CHINA’S MARS ROVER SENDS FIRST IMAGES
In a day of exciting firsts and temporary setbacks, China managed to get a rover onto Mars, even as it had to delay some plans for its first space station, Andreas Landwehr reported for Deutsche Presse-Agentur (dpa).
China's Zhurong rover transmitted its first images from Mars to Earth on Wednesday, just days after China made history by becoming the second country to send a probe to the Red Planet's surface.
All systems were operating normally, state media reported. The images showed the rover briefly after landing on Mars, while another shows Zhurong separating from the orbiting Tianwen-1 spacecraft, according to China’s space agency.
The landing module touched down on the surface of Mars on Saturday, making China only the second country after the United States to land a vessel successfully on Earth's neighbor. Tianwen-1 took off from Earth on July 23 and reached orbit in February.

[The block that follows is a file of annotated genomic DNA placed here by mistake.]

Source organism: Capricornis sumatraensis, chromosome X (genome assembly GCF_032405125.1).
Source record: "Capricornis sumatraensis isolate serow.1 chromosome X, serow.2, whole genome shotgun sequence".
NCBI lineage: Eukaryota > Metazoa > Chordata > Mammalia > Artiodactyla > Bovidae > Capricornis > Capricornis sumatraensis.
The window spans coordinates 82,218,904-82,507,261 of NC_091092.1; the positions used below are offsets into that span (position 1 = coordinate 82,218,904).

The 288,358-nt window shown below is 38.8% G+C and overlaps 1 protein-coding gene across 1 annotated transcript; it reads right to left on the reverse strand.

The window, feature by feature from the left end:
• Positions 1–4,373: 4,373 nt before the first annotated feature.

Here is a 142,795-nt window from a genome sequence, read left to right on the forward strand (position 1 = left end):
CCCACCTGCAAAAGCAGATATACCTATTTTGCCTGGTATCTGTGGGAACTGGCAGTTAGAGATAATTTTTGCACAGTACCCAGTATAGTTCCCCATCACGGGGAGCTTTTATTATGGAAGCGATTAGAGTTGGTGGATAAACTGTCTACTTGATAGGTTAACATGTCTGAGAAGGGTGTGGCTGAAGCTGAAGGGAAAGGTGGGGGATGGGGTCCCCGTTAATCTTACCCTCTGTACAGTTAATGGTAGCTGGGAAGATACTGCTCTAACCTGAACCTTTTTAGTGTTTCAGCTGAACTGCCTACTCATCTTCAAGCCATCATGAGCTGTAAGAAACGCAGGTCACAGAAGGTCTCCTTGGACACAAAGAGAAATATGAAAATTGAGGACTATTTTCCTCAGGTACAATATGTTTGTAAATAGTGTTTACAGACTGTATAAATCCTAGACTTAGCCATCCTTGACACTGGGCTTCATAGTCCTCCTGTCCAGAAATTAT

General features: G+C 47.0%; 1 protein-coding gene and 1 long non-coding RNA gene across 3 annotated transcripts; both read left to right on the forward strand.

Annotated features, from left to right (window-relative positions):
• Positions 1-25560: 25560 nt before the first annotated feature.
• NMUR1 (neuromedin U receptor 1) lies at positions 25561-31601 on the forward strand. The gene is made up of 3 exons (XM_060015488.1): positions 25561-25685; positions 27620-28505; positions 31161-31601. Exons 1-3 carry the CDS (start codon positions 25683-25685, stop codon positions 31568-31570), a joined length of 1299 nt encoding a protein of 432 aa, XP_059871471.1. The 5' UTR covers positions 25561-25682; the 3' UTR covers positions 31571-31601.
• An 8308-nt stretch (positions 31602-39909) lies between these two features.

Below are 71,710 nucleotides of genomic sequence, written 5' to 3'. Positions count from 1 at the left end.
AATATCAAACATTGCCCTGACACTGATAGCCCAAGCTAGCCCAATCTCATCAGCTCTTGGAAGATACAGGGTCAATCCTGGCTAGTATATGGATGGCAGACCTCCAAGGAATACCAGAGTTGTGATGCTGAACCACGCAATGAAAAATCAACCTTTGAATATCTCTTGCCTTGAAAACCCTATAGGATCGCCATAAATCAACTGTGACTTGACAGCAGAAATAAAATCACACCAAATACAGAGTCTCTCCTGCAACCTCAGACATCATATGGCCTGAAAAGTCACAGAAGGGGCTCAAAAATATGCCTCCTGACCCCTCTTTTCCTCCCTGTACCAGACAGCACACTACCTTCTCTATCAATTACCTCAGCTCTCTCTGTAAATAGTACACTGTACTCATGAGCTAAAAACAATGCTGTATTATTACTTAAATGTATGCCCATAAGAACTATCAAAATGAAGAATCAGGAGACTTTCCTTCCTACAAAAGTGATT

The flight was one of the most difficult that China has ever undertaken. The landing was a major challenge, as Mars has its own atmosphere, unlike the moon. If all goes to plan, the Zhurong rover, named for the Chinese god of fire, will investigate the Red Planet for at least three months.
Beijing has steadily expanded its space program over the past few years and has missions planned for decades into the future.
Work began on that project at the end of April when the 22-ton Tianhe, which is to form the core module of the space station, was sent up on a rocket.
But Chinese space authorities canceled the launch of a Long March 7 rocket, scheduled for early Thursday, at the last minute, citing technical problems. A new date will be set. The launch was to bring supplies to the Tianhe.
It was to be the second of a planned 11 flights for pulling together the planned Tiangong space station, which is expected to be completed by the end of 2022.